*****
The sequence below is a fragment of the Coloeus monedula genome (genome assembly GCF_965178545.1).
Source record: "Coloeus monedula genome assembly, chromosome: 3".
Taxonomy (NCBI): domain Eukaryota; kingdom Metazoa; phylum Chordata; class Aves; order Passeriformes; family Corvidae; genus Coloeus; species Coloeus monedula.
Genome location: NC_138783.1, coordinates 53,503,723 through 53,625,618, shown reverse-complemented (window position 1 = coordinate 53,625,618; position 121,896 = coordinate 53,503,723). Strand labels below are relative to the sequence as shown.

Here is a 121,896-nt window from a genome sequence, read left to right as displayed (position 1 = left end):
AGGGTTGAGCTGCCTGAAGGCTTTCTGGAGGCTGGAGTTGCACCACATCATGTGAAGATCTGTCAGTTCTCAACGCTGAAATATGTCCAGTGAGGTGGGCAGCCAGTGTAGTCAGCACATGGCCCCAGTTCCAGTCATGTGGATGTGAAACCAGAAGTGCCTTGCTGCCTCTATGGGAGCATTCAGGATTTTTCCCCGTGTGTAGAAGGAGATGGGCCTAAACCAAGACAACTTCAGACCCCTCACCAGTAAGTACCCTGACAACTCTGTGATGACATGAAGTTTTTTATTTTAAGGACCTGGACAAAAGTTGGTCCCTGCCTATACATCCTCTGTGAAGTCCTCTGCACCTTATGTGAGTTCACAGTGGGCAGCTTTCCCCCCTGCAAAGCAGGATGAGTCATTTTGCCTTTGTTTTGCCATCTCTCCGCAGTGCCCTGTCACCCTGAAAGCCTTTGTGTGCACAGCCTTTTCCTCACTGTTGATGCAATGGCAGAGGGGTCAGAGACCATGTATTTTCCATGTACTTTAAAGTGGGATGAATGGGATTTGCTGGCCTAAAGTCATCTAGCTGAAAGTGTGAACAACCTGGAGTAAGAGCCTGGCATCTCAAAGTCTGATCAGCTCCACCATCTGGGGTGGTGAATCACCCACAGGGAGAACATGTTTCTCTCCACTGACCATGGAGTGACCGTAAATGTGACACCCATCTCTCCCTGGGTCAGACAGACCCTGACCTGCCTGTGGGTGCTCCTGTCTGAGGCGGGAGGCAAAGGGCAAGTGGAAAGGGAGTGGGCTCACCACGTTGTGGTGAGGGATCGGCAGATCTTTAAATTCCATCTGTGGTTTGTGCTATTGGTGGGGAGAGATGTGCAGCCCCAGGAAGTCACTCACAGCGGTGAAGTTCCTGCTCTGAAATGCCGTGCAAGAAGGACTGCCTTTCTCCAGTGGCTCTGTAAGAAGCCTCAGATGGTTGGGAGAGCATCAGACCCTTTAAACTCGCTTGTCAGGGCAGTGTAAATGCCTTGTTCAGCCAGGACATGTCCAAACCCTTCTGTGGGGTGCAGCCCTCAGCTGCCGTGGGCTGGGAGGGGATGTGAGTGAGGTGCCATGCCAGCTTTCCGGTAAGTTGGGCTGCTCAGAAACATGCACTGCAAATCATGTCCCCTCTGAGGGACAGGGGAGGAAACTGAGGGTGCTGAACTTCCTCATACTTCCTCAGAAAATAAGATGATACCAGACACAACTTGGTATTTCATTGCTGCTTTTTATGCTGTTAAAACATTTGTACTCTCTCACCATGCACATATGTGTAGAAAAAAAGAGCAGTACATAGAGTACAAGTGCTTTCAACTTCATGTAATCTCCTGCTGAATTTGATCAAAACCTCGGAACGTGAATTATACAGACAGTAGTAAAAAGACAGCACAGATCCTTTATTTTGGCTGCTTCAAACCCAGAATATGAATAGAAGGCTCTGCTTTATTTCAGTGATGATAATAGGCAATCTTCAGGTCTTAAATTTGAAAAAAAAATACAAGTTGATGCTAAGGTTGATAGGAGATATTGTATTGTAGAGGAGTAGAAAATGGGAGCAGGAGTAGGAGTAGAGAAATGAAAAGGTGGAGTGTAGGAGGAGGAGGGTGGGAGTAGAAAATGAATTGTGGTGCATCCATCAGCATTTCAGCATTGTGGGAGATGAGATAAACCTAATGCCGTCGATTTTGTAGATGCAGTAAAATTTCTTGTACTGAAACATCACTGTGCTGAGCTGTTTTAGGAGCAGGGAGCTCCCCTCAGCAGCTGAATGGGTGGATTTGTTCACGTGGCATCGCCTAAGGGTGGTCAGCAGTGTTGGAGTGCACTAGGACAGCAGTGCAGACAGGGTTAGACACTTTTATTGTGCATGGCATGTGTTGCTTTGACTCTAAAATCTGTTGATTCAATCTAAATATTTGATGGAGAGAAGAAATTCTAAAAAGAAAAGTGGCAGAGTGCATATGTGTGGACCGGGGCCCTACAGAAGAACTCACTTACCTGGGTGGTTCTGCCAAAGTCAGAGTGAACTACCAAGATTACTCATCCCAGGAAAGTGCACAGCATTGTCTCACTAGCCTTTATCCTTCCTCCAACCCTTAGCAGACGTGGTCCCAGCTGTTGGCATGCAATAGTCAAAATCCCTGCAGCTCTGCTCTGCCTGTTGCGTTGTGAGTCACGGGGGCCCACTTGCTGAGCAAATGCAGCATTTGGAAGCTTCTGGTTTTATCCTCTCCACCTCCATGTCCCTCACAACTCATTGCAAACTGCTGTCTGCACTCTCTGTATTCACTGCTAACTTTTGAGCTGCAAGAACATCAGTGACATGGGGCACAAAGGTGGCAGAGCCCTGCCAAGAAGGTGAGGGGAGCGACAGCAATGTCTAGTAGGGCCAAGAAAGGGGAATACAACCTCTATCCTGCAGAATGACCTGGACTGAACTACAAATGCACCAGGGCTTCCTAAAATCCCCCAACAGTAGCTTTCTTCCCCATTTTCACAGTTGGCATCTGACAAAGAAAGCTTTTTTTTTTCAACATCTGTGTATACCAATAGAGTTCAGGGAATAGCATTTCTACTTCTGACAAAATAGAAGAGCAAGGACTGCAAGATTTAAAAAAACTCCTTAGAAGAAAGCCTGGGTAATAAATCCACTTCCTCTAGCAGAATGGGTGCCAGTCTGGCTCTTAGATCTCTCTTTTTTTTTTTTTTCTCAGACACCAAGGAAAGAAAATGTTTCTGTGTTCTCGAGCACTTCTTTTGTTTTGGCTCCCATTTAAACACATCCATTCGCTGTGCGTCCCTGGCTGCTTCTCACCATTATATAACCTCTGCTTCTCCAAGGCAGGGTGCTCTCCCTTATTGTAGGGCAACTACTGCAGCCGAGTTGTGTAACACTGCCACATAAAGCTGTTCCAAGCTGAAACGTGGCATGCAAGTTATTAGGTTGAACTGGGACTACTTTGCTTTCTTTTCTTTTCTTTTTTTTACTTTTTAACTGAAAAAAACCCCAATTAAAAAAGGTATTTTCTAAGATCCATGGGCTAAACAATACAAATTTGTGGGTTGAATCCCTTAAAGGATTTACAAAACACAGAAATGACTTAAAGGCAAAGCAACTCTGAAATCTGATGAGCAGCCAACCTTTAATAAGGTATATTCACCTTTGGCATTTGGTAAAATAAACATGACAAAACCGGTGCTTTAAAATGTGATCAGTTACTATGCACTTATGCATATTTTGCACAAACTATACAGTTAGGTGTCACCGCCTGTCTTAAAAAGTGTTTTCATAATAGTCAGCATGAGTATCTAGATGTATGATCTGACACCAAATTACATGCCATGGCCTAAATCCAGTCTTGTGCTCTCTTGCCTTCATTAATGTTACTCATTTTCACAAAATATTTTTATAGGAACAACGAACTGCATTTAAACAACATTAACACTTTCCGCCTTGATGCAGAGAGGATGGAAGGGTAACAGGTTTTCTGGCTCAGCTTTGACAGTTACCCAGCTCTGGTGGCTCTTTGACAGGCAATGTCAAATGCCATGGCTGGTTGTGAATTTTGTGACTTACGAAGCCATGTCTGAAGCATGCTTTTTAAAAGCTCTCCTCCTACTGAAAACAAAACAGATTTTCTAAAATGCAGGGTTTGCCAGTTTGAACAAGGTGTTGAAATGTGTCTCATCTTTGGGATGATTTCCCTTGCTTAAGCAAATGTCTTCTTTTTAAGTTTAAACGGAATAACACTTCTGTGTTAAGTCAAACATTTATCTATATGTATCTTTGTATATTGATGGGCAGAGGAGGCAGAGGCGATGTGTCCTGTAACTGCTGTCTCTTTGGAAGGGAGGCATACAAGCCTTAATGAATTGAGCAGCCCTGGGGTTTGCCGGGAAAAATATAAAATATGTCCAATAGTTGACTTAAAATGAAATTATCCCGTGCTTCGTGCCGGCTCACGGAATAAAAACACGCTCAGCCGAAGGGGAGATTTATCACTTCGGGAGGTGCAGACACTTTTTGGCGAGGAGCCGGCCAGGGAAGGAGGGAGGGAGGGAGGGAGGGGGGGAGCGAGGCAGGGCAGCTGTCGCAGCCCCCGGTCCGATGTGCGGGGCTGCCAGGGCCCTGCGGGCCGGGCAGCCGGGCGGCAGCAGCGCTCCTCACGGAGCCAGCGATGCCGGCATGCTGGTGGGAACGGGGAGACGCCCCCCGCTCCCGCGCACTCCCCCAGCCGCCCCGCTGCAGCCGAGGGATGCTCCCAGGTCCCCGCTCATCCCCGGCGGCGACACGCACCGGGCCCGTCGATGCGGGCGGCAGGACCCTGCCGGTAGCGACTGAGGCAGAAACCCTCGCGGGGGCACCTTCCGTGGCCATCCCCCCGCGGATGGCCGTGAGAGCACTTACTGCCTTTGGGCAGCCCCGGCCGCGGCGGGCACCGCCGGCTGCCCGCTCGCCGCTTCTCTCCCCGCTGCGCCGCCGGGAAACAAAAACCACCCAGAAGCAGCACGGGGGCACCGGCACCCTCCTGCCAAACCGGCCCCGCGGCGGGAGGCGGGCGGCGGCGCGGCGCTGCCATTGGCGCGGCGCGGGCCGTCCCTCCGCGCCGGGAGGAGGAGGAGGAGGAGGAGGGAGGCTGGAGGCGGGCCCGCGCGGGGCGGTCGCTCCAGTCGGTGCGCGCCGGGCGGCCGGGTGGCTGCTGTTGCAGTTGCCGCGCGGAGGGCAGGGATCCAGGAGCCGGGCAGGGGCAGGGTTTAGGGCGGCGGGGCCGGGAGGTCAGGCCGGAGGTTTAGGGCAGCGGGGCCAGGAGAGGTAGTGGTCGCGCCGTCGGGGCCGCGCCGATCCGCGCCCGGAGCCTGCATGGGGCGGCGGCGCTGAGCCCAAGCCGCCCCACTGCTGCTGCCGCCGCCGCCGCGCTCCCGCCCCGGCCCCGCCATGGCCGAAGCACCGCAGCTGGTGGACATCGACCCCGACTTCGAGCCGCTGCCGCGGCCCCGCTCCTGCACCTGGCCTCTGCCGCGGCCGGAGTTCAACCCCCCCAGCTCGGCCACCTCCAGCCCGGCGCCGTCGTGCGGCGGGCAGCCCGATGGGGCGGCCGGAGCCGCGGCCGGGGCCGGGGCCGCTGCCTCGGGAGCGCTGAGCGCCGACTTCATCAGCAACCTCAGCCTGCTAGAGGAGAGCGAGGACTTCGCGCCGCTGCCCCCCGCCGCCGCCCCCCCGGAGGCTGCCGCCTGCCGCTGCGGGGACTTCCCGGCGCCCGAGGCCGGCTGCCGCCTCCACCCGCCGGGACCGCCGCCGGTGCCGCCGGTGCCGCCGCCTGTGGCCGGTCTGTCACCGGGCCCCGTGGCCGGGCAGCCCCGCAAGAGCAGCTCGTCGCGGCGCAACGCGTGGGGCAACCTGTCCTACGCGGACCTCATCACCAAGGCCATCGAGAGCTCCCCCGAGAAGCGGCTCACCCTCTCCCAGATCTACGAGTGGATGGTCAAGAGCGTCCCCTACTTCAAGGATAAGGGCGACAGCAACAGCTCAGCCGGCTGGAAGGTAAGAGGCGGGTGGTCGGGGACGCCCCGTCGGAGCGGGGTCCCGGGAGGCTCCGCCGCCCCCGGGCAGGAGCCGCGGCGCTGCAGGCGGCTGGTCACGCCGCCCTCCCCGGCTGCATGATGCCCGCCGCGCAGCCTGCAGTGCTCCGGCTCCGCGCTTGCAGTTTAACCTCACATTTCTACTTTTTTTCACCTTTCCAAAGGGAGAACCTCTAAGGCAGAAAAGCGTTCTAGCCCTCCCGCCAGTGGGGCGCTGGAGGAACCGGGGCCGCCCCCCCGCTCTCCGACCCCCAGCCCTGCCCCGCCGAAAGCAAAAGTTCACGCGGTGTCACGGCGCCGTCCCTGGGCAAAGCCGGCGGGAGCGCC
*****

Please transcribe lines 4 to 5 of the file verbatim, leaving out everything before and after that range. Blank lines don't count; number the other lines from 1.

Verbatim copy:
Genome location: NC_138783.1, coordinates 53,503,723 through 53,625,618, shown reverse-complemented (window position 1 = coordinate 53,625,618; position 121,896 = coordinate 53,503,723). Strand labels below are relative to the sequence as shown.

Here is a 121,896-nt window from a genome sequence, read left to right as displayed (position 1 = left end):